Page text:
Eric G. Thompson, The Photographer, Oil on Linen
For the past week, excited art pilgrims—determined to visit every gallery on Canyon Road—have marched purposefully into our front room and come to a screeching halt. Our Eric G. Thompson show ‘The Boundless Moment‘ is a little different from most of the exhibitions you’ll see on this famous art route. Accompanying many of Thompson’s serene realist paintings are writings by great American poets, from Elizabeth Bishop to Walt Whitman.
The interplay of words and images has compelled viewers to slow down and look twice, sparking many a fascinating observation. Most notably, journalist Alison Oatman of the Weekly Alibi attended our opening and wrote an elegant, poetry-filled review of the show.
Eric G. Thompson, Coffee Shop Girl, Oil on Panel
An excerpt from Oatman’s article:
Robert Lowell’s “Epilogue” [is] paired with the painting “Coffee Shop Girl.” Lowell writes: “I hear the noise of my own voice:/ The painter’s vision is not a lens,/ it trembles to caress the light” [emphasis original]. These lines are reflected in the Coffee Shop Girl’s illuminated face—as pale as rice paper.
Later on, the poem continues: “Pray for the grace of accuracy/ Vermeer gave to the sun’s illumination/ stealing like the tide across a map/ to his girl solid with yearning.” Though large sunglasses hide her face and her meager mouth is expressionless, the Coffee Shop Girl is ravenous. We see her frayed emotional state in the feathery brushstrokes in the background, the squirming reddish-brown tendrils of her ponytail, and the sparkling clusters of dandelion-like fur attached to the hood of her puffy coat.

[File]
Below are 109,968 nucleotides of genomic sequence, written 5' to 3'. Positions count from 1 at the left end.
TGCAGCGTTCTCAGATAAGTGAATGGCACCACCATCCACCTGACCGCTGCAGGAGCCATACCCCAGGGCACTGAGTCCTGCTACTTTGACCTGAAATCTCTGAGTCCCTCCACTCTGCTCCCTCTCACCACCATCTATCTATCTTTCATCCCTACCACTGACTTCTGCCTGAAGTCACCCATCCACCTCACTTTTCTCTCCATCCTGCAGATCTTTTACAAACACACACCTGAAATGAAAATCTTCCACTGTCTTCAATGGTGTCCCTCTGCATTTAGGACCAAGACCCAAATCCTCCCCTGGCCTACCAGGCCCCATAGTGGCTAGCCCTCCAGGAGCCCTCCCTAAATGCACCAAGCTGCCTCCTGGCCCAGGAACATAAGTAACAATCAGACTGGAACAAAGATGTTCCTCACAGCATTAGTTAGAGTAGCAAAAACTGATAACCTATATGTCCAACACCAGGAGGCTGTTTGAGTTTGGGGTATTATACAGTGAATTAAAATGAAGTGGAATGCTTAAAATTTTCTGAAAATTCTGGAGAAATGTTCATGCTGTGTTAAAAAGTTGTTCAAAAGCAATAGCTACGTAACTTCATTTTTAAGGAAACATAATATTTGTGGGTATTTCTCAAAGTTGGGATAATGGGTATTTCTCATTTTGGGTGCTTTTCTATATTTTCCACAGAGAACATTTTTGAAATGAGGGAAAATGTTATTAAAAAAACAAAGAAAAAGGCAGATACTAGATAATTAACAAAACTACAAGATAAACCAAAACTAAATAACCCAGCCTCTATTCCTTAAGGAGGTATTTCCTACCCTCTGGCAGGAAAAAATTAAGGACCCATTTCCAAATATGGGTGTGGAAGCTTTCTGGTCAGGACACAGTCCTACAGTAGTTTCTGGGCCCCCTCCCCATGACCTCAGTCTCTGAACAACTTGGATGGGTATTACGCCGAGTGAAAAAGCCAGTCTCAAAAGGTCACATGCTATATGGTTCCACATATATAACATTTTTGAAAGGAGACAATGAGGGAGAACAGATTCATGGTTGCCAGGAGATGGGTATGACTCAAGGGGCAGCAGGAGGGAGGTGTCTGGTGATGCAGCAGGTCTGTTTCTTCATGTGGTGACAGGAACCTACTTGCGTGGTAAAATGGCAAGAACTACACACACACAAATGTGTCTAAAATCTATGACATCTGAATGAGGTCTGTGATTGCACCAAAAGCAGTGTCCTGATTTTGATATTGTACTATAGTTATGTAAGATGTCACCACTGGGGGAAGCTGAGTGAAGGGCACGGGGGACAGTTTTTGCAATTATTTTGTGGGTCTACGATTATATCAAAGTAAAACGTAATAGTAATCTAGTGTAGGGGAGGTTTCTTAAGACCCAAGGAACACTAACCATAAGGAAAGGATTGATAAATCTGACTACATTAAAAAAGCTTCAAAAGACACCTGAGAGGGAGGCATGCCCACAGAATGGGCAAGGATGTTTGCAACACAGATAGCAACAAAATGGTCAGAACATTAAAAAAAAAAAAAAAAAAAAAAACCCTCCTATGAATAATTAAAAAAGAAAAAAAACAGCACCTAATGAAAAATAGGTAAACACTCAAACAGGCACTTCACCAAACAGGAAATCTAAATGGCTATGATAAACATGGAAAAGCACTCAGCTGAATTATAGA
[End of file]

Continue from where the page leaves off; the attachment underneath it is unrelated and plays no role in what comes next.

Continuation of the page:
We spoke with Thompson on the phone today to fill him in on the big response his show has received. The artist was in Santa Fe last week for the opening reception, but now he’s back home in Salt Lake City, Utah. The long drive home gave him time to gather some thoughts on the exhibition. Read our interview below, and make sure to come see ‘The Boundless Moment‘ before it closes on August 28!
Eric G. Thompson, Half Light, Oil on Canvas
Describe your studio.
My studio is just a few feet away from my house. It has windows with good natural light, so sometimes I can turn off the light and still get what I need. Sometimes I’ll set up my daughter‘s easel next to mine, and we’ll work next to each other. She gets to see what her dad does. Most of the time the kids aren’t allowed in the studio, though. I’ll play underground folk music, and when I’m really inspired it feels like the music is flowing straight through my brush.
You work in oil, egg tempera and watercolor. How do you choose which medium to use for a new painting?
Between the three of them, if I want to capture something a little more loose and light I go for watercolor. If I want to capture something very solid, heavy and thick I’ll go with oil. If I want to capture something a little more photorealistic, I go with egg tempera. It gives you a lot of freedom to express the story or the emotion that you’re trying to convey with each medium.